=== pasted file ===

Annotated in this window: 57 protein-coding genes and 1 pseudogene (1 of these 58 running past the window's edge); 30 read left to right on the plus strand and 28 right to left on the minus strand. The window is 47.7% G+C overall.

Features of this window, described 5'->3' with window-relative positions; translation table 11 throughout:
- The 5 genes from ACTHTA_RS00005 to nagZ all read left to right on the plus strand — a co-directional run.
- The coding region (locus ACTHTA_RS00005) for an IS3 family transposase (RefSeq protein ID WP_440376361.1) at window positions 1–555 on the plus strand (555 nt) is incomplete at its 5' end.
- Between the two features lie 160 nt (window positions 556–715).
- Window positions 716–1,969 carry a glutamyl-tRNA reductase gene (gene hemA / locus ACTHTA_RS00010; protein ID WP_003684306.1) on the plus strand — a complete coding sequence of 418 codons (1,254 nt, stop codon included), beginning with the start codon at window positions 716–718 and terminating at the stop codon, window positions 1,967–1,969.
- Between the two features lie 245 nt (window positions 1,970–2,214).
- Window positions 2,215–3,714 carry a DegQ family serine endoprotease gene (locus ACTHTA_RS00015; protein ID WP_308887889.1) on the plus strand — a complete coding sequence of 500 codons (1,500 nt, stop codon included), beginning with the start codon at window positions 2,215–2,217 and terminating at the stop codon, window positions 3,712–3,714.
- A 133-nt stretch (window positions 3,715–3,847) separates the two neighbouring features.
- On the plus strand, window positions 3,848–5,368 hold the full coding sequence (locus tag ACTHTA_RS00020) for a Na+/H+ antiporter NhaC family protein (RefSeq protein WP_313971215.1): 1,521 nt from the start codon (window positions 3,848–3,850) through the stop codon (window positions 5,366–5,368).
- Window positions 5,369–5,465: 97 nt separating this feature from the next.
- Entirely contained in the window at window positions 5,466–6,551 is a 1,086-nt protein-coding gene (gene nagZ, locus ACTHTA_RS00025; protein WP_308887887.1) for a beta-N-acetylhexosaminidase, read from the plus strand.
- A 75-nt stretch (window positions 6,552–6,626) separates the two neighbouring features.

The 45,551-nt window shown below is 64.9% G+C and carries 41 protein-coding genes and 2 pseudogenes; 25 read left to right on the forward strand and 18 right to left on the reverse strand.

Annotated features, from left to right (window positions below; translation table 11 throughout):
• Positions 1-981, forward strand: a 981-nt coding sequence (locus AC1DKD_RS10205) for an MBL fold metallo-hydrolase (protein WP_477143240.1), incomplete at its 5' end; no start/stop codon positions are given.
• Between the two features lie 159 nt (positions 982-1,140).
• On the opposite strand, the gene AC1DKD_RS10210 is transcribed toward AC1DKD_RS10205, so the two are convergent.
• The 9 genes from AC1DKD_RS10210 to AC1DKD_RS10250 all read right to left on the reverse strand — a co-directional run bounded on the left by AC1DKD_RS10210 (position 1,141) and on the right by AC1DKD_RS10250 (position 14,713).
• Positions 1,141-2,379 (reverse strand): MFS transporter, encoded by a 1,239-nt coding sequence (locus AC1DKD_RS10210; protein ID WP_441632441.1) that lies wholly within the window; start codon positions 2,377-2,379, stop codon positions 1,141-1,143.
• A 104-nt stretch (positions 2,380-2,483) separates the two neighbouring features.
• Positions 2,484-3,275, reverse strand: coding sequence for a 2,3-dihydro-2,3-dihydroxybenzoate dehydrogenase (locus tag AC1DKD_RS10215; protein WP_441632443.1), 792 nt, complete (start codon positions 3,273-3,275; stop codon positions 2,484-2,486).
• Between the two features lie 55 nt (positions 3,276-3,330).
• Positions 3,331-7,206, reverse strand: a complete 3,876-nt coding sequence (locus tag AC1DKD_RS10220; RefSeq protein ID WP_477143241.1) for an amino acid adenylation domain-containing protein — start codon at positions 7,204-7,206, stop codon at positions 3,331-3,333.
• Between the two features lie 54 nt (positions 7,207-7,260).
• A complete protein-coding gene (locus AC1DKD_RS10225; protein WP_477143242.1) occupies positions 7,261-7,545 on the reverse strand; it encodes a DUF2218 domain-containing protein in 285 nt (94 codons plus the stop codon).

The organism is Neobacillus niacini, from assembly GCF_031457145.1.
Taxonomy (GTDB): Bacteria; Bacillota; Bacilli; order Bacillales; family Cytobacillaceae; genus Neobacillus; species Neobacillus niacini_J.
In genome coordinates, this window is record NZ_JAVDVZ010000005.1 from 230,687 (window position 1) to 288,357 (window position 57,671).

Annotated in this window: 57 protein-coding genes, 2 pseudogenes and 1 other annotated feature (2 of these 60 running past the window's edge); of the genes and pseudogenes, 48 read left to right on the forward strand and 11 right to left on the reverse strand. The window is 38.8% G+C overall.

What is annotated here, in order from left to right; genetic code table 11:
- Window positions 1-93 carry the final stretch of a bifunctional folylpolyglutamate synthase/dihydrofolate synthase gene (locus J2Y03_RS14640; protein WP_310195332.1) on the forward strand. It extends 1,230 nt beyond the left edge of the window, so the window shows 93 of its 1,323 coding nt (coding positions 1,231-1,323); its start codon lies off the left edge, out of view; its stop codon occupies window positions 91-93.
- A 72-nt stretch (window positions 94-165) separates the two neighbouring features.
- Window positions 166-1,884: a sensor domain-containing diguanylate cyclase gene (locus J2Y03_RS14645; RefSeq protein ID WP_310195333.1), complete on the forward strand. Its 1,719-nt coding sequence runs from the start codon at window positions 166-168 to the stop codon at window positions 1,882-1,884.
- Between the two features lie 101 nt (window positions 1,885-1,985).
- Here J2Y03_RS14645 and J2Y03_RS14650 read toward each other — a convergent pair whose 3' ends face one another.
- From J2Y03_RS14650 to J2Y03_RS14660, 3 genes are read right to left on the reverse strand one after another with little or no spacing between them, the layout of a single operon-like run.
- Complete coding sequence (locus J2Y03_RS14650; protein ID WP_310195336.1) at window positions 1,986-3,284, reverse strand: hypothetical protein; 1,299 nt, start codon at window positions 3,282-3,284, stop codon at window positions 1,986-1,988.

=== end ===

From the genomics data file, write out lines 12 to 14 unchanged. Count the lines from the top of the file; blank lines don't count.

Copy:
- Entirely contained in the window at window positions 5,466–6,551 is a 1,086-nt protein-coding gene (gene nagZ, locus ACTHTA_RS00025; protein WP_308887887.1) for a beta-N-acetylhexosaminidase, read from the plus strand.
- A 75-nt stretch (window positions 6,552–6,626) separates the two neighbouring features.

The 45,551-nt window shown below is 64.9% G+C and carries 41 protein-coding genes and 2 pseudogenes; 25 read left to right on the forward strand and 18 right to left on the reverse strand.